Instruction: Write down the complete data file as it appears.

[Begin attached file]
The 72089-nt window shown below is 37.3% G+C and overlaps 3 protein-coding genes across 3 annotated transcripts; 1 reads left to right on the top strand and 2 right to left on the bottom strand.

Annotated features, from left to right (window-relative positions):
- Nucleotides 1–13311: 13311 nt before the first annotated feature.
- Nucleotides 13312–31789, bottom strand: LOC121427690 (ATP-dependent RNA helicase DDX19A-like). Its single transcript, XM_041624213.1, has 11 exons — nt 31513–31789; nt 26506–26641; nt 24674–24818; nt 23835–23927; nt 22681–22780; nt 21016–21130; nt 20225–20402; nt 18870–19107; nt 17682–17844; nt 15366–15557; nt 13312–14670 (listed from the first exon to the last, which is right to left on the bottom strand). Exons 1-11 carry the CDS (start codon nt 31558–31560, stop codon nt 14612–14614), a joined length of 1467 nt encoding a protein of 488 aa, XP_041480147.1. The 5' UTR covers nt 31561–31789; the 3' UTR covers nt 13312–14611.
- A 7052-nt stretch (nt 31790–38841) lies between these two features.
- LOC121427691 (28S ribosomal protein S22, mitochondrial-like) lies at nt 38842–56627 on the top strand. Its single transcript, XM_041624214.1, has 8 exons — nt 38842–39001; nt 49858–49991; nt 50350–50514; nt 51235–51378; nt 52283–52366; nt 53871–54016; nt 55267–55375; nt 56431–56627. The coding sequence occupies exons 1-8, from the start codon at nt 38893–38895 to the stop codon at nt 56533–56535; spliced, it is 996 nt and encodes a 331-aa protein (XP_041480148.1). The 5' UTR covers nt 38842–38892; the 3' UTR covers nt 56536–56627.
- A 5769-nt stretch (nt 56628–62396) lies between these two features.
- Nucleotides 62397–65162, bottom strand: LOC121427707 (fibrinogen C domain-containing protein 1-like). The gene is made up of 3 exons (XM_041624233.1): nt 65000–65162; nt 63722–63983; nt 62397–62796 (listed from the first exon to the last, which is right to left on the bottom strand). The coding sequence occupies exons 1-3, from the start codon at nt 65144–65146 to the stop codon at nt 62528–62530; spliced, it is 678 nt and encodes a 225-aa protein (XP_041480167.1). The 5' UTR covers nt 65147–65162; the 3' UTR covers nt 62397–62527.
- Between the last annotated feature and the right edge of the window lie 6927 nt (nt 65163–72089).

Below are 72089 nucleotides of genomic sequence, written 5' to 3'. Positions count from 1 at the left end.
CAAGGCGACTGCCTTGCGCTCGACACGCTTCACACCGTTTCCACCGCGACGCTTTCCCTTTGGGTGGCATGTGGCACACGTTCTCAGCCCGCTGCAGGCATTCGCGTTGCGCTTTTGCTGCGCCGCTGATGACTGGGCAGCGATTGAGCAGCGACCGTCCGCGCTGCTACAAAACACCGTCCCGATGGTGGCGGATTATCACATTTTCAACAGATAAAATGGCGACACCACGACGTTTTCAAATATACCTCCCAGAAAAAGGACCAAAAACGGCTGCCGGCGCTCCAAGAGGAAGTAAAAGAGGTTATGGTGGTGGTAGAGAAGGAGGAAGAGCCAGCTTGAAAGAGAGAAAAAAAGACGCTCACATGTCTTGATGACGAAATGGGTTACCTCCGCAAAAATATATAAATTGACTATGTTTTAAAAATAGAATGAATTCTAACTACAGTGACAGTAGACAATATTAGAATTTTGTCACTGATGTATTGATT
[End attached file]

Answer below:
The 72089-nt window shown below is 37.3% G+C and overlaps 3 protein-coding genes across 3 annotated transcripts; 1 reads left to right on the top strand and 2 right to left on the bottom strand.

Annotated features, from left to right (window-relative positions):
- Nucleotides 1–13311: 13311 nt before the first annotated feature.
- Nucleotides 13312–31789, bottom strand: LOC121427690 (ATP-dependent RNA helicase DDX19A-like). Its single transcript, XM_041624213.1, has 11 exons — nt 31513–31789; nt 26506–26641; nt 24674–24818; nt 23835–23927; nt 22681–22780; nt 21016–21130; nt 20225–20402; nt 18870–19107; nt 17682–17844; nt 15366–15557; nt 13312–14670 (listed from the first exon to the last, which is right to left on the bottom strand). Exons 1-11 carry the CDS (start codon nt 31558–31560, stop codon nt 14612–14614), a joined length of 1467 nt encoding a protein of 488 aa, XP_041480147.1. The 5' UTR covers nt 31561–31789; the 3' UTR covers nt 13312–14611.
- A 7052-nt stretch (nt 31790–38841) lies between these two features.
- LOC121427691 (28S ribosomal protein S22, mitochondrial-like) lies at nt 38842–56627 on the top strand. Its single transcript, XM_041624214.1, has 8 exons — nt 38842–39001; nt 49858–49991; nt 50350–50514; nt 51235–51378; nt 52283–52366; nt 53871–54016; nt 55267–55375; nt 56431–56627. The coding sequence occupies exons 1-8, from the start codon at nt 38893–38895 to the stop codon at nt 56533–56535; spliced, it is 996 nt and encodes a 331-aa protein (XP_041480148.1). The 5' UTR covers nt 38842–38892; the 3' UTR covers nt 56536–56627.
- A 5769-nt stretch (nt 56628–62396) lies between these two features.
- Nucleotides 62397–65162, bottom strand: LOC121427707 (fibrinogen C domain-containing protein 1-like). The gene is made up of 3 exons (XM_041624233.1): nt 65000–65162; nt 63722–63983; nt 62397–62796 (listed from the first exon to the last, which is right to left on the bottom strand). The coding sequence occupies exons 1-3, from the start codon at nt 65144–65146 to the stop codon at nt 62528–62530; spliced, it is 678 nt and encodes a 225-aa protein (XP_041480167.1). The 5' UTR covers nt 65147–65162; the 3' UTR covers nt 62397–62527.
- Between the last annotated feature and the right edge of the window lie 6927 nt (nt 65163–72089).

Below are 72089 nucleotides of genomic sequence, written 5' to 3'. Positions count from 1 at the left end.
CAAGGCGACTGCCTTGCGCTCGACACGCTTCACACCGTTTCCACCGCGACGCTTTCCCTTTGGGTGGCATGTGGCACACGTTCTCAGCCCGCTGCAGGCATTCGCGTTGCGCTTTTGCTGCGCCGCTGATGACTGGGCAGCGATTGAGCAGCGACCGTCCGCGCTGCTACAAAACACCGTCCCGATGGTGGCGGATTATCACATTTTCAACAGATAAAATGGCGACACCACGACGTTTTCAAATATACCTCCCAGAAAAAGGACCAAAAACGGCTGCCGGCGCTCCAAGAGGAAGTAAAAGAGGTTATGGTGGTGGTAGAGAAGGAGGAAGAGCCAGCTTGAAAGAGAGAAAAAAAGACGCTCACATGTCTTGATGACGAAATGGGTTACCTCCGCAAAAATATATAAATTGACTATGTTTTAAAAATAGAATGAATTCTAACTACAGTGACAGTAGACAATATTAGAATTTTGTCACTGATGTATTGATT